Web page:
- Challenge 1: The Same Old Same Old
Religious energy may be experienced through new forms of music or dramatic architecture, but there is a noteworthy staleness to the faith experience of most Americans. If Christianity is to be a serious component in people's lives, there must be an intentional and strategic shakeup of what we do and how we do it within our faith communities. More of the same won't get us any farther down the road of genuine discipleship.
- Challenge 2: The Decline of the Evangelicals
We categorize people as "evangelicals" on the basis of their theological beliefs. The diminution of the group suggests that aberrant theology and doctrine are increasingly invading the inner circle of the Bible-believing community. Whether you applaud evangelicals or abhor them, recognize the implications of their marginalization. Every day, the church is becoming more like the world it allegedly seeks to change. At what point does that collapse become a "crisis" and merit concentrated and strategic response?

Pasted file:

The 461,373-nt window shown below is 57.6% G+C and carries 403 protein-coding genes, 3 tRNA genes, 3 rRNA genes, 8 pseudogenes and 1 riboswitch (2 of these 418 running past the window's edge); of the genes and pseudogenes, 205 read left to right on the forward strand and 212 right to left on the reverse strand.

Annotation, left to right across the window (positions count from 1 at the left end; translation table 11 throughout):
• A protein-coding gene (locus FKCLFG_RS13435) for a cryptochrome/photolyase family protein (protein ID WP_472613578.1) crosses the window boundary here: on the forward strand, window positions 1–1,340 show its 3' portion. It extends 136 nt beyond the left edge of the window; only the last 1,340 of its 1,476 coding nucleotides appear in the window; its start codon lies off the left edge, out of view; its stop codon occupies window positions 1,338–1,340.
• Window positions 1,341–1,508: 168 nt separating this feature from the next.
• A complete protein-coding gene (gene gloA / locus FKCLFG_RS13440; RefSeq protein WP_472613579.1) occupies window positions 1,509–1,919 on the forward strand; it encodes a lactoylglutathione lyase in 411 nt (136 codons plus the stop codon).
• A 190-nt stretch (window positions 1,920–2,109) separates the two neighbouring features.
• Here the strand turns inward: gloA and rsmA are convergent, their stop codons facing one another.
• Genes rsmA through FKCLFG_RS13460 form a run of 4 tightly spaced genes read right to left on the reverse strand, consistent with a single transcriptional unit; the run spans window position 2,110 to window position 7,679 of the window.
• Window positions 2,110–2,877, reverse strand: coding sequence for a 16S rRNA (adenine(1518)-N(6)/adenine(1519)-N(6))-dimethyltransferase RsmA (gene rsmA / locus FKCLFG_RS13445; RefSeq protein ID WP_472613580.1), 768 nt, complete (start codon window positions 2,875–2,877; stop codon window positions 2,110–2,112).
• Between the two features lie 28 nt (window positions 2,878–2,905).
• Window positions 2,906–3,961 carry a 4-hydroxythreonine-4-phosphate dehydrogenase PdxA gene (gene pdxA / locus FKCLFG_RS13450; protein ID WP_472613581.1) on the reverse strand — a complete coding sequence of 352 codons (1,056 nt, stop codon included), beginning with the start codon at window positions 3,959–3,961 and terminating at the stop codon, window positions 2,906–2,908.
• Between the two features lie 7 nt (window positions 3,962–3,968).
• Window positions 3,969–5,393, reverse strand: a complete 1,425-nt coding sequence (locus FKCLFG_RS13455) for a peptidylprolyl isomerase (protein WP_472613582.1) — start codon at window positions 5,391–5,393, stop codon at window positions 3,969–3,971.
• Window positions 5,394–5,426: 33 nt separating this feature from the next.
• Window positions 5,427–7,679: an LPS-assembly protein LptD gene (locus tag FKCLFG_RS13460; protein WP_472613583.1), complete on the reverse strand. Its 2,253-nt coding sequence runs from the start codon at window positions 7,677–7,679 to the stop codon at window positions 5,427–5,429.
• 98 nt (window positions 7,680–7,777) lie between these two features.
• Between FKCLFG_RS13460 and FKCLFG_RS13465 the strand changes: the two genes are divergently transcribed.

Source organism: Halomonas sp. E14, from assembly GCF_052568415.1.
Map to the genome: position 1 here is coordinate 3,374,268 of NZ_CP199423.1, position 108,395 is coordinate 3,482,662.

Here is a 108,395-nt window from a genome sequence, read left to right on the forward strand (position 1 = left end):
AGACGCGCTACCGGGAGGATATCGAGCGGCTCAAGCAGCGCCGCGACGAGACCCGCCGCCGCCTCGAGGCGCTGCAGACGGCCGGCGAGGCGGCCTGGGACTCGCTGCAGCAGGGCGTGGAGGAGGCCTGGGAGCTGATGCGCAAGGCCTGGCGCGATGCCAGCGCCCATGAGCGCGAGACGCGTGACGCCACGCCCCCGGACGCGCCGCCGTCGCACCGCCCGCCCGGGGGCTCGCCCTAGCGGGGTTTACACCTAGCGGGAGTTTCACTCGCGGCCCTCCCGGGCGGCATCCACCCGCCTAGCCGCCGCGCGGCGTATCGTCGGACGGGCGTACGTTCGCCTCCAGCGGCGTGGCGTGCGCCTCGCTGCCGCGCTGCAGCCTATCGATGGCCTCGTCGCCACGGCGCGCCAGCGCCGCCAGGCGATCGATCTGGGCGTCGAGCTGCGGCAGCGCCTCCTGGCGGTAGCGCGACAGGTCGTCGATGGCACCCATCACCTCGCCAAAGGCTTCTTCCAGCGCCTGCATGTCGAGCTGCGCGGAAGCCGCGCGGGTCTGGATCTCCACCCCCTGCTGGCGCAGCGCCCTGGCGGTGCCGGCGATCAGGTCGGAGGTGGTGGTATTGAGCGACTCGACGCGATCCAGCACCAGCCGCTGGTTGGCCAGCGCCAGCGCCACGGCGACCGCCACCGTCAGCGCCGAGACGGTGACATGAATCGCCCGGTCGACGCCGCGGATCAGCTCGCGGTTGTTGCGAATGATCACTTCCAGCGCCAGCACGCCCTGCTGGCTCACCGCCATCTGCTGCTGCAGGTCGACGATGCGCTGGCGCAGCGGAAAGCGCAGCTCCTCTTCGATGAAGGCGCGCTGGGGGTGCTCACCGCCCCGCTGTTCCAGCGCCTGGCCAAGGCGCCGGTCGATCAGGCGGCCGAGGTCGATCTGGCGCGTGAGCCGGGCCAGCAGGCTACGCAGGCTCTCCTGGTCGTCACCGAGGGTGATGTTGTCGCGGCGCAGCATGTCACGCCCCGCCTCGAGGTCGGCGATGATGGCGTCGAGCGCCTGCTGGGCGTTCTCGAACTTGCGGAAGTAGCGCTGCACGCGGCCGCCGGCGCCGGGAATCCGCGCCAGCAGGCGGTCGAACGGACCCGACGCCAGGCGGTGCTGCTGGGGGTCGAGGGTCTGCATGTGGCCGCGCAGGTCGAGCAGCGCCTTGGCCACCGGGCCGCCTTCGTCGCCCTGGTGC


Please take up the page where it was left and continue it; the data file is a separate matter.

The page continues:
- Challenge 3: Ethnic Ascension
How will the church address the extreme ethnic diversification of faith communities? Most efforts at building multiethnic or multicultural churches have failed for various reasons. Planting new churches designed to reach a particular nonwhite ethnic group may not do much toward building a true church. How can we translate that openness into a church that is truly colorblind and authentically biblical?
- Challenge 4: What About the Bible?
In the last quarter-century it seems that we have learned how to sell Bibles but not how to sell what's in the Bible. Increasingly, people pick and choose the Bible content they like or feel comfortable with, but ignore the rest of God's counsel. This tendency seems especially prolific among young adults and teenagers. What can we do to elevate the prominence, credibility, and perceived value of God's Word in the eyes of a fickle and distracted public?
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